Biden reportedly ended call with 'This conversation is over'

In ‘frustrating’ call, Biden said to tell PM to resolve Palestinian tax funds issue

US president reportedly snaps at Netanyahu to deal with his coalition hardliners, and transfer to PA collected taxes that have been withheld since October 7

US President Joe Biden, left, meets with Prime Minister Benjamin Netanyahu, right, to discuss the the war between Israel and Hamas, in Tel Aviv, Israel, on October 18, 2023. (Miriam Alster/Pool Photo via AP)
US President Joe Biden, left, meets with Prime Minister Benjamin Netanyahu, right, to discuss the the war between Israel and Hamas, in Tel Aviv, Israel, on October 18, 2023. (Miriam Alster/Pool Photo via AP)

In a “frustrating” call over the weekend, US President Joe Biden told Prime Minister Benjamin Netanyahu that his government’s decision to withhold Palestinian tax funds following Hamas’s shock onslaught on October 7 must be resolved, Axios reported late Thursday, citing US and Israeli officials and a “source with knowledge of the issue.”

One of the US officials told Axios the call between the two leaders on Saturday was one of the most difficult and “frustrating” so far since October 7 when Hamas launched its murderous attack on southern Israeli communities, killing 1,200 people and taking some 240 hostages of all ages.

The Biden administration has firmly backed Israel in its war on Hamas in Gaza, which it has vowed to destroy, but Washington has been pushing for Israel to scale back the high-intensity fighting in the Palestinian enclave amid the mounting death toll and international pressure for a ceasefire.

“The feeling was that the president is going out on a limb for Bibi [Netanyahu] every day and when Bibi needs to give something back and take some political risk he is unwilling to do it,” the US official said.

Israel collects monthly tax revenues on Ramallah’s behalf on imports and exports, and transfers those funds to the PA, but has increasingly held off on some of the funds over various issues, chiefly Ramallah’s payment of stipends to terror convicts and the families of slain terrorists. It has recently warned it will not allow the PA to transfer funds earmarked for services and salaries in the Gaza Strip, alleging the money could reach Hamas while Israel is at war with the terror group.

On November 3, the security cabinet voted to withhold an additional $275 million in Palestinian tax revenues that Israel collects on the PA’s behalf. The figure makes up roughly 30% of the total revenues owed to Ramallah and amounts to the funds that the PA allocates for Gaza.

The cabinet vote was part of a broader Israeli policy aimed at disconnecting from the Gaza Strip, but it was opposed by the security establishment due to fears it could spark the collapse of the cash-strapped PA, which the IDF leans on to maintain stability in the West Bank.

The PA responded to the cabinet decision by declaring that it would not accept any of the tax revenues if Israel refused to include the Gaza portion, daring Israel to allow its collapse in what could well lead to Israel being responsible for the civil affairs of roughly three million Palestinians in the West Bank.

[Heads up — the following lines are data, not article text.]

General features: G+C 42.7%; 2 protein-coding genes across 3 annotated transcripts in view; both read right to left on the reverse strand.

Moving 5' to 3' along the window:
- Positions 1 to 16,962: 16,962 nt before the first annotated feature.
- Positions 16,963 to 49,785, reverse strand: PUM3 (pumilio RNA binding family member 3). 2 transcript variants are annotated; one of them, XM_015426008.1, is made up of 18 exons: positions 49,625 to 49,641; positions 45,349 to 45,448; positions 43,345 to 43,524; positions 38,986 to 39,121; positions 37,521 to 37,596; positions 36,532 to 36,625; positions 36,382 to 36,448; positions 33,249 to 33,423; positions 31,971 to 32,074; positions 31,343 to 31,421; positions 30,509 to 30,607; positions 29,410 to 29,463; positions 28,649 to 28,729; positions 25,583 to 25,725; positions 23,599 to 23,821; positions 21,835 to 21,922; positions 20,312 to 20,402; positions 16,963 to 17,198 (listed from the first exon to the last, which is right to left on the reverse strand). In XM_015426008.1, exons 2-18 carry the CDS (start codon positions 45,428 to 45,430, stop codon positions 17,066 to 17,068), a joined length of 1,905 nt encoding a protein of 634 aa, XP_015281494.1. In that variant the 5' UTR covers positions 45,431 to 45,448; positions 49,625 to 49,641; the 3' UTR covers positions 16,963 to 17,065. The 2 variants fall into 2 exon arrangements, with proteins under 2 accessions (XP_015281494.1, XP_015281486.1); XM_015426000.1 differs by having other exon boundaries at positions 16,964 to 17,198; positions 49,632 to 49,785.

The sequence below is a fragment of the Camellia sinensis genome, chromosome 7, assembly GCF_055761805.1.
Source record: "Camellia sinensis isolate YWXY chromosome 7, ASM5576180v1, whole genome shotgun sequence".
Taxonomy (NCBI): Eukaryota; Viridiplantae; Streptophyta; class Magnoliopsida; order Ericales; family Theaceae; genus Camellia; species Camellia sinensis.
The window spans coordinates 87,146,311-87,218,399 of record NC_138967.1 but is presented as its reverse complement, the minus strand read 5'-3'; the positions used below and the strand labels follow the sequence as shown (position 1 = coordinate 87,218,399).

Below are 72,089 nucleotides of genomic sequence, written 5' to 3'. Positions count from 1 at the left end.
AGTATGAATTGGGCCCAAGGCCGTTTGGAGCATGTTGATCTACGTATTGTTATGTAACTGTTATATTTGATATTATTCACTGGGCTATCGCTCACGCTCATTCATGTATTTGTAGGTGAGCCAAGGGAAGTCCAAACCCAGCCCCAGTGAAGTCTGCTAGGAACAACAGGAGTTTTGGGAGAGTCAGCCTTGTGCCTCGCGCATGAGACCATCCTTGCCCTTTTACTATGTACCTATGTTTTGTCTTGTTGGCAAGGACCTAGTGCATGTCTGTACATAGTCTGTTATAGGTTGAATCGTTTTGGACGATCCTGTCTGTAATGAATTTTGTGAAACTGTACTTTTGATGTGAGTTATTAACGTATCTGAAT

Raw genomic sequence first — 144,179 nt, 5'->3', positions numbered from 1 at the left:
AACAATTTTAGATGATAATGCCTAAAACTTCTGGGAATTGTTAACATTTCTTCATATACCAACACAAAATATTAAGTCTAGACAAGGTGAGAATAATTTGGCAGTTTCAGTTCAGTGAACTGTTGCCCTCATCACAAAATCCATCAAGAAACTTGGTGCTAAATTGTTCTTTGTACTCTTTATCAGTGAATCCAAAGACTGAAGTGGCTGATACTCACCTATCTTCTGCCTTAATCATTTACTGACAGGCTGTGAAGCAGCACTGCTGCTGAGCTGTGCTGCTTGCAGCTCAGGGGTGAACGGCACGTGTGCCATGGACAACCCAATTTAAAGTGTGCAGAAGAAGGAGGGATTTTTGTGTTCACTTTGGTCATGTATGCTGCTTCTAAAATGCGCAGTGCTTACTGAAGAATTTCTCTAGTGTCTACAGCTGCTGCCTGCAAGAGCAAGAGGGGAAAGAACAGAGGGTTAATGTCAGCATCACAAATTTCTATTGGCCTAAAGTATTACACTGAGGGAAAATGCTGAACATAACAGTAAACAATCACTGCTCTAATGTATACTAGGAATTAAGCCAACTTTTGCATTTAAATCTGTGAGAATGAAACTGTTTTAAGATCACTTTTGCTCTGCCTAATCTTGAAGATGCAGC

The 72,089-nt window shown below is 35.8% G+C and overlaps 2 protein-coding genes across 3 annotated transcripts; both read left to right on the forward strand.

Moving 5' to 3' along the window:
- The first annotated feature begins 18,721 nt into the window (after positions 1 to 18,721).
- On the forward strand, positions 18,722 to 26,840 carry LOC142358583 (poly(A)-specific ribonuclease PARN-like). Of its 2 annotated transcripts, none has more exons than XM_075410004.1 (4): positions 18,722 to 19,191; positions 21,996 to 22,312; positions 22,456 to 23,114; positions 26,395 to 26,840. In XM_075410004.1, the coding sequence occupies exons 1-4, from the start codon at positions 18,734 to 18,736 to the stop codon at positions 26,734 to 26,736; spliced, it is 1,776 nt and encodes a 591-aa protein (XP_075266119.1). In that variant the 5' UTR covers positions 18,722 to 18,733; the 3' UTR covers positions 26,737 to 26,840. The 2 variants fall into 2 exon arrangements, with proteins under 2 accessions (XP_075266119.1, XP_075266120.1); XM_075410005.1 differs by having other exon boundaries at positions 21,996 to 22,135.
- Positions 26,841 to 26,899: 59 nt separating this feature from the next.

Despite voting with the rest of the cabinet to approve the major cut, Netanyahu’s aides have sought to advance end-around ways to get the Palestinian tax revenues to the PA, including via a loan through the Norwegian government.

But earlier this month, Finance Minister Bezalel Smotrich warned he would not allow the transfer of Palestinian tax funds to Gaza or to the families of Palestinian terrorists — not “even one shekel” — intimating that he would resign from the government rather than permit such a transfer.

A reported deal brokered a few weeks ago by US National Security Adviser Jake Sullivan would enable the Palestinian Authority to send funds to its employees in Gaza by allowing Israel to check the recipients of the funds.

According to the Axios report, “Biden asked Netanyahu to accept” the proposal he himself raised several weeks ago: “to transfer the withheld tax revenues to Norway for safekeeping until an arrangement can be found that will assuage Israel’s concerns that the funds could reach Hamas.”

The PA has accepted this arrangement, the report said, but Netanyahu reportedly tried to walk it back and told Biden he no longer thought it was a good idea.

“He told Biden he doesn’t trust the Norwegians and said the Palestinian Authority should just accept the partial transfer of the funds,” Axios reported, citing a US official and the source with knowledge of the issue.

After a few minutes of conversation, Biden told Netanyahu that he expected him to resolve the issue, and that he should deal with the hardliners in his coalition on the matter just like he, the president, deals with political pressure from Congress about the war. “The president added that ‘this conversation is over’ and ended the call,” the Axios report quoted the US official and second source saying.

Another US official had another read of the exchange, and said Netanyahu didn’t reject the Norway idea. He said the two leaders were “still working through things on their end.”

“We have made good progress and think this issue of tax revenue transfers is on its way to being resolved,” the official added.

A White House spokesperson told Axios the conversation was “good and productive.”

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